Native American Arts
All Native American groups produce traditional works of art, many of which are visual representations of their culture. Native American arts can be found among tribes from the southern tip of South America, all the way north to the Inuit tribes of the Arctic. Native American arts date back to the lithic stage, between 18,000 and 8,000 BCE. These works were carved in mammoth bones and rocks. The oldest known painting is of on Bison skull, found in Oklahoma and dated to between 10,900 and 10,200 BCE.
One of the most dramatic and well-known examples of Native American arts are totem poles. While many associate totem poles with Native Americans in general, their construction is limited to the Haida, Tsimishain, Tlingit, and Heiltsuk tribes of the Pacific Northwest, modern-day Alaska, British Columbia, and Washington state. Totem poles frequently tell a story, read from bottom to top, often telling a family history. The largest collection of totem poles is in on display in Vancouver.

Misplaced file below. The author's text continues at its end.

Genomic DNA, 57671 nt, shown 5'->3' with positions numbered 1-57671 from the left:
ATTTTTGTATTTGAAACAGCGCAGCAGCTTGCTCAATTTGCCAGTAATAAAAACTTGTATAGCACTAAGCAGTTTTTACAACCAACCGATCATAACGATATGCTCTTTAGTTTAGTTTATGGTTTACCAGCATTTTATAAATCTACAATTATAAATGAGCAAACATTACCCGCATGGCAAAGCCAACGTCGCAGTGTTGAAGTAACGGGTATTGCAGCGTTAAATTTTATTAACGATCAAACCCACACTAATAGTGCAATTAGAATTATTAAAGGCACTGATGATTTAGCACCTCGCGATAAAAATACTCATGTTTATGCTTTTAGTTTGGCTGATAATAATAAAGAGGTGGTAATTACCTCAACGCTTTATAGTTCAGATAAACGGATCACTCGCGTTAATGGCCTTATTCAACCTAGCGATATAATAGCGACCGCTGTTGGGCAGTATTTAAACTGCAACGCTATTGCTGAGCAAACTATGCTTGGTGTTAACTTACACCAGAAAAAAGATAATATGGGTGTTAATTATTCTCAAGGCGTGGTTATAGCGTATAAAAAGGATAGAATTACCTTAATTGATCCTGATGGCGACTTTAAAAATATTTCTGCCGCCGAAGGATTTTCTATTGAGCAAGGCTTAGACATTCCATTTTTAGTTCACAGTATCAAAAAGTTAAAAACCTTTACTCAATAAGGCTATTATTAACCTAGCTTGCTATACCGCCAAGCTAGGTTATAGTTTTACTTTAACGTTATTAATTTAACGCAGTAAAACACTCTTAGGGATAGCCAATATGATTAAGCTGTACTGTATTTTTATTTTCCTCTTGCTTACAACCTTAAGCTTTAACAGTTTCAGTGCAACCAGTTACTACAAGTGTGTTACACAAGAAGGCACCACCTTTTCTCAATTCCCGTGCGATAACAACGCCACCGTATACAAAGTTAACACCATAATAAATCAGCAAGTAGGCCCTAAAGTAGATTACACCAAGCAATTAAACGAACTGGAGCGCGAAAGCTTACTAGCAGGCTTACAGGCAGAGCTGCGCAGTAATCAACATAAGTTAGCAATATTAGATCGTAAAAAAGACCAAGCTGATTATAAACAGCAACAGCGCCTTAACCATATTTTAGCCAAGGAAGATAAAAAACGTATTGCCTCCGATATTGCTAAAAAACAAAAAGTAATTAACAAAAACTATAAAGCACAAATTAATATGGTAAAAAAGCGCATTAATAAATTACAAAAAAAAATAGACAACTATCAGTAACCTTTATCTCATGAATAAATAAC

Other Native American tribes are associated with their arts. The Sioux, for example, are known for their intricate beaded clothing. Other tribes, such as the Pomo, are recognized for their woven baskets. The Aztec decorated their capital, Teotihuacan, with elaborate pyramids, many of which contained murals and sculptures. Art is indeed an expression of the human condition, and Native American tribes are no different in their need to express their culture through the arts.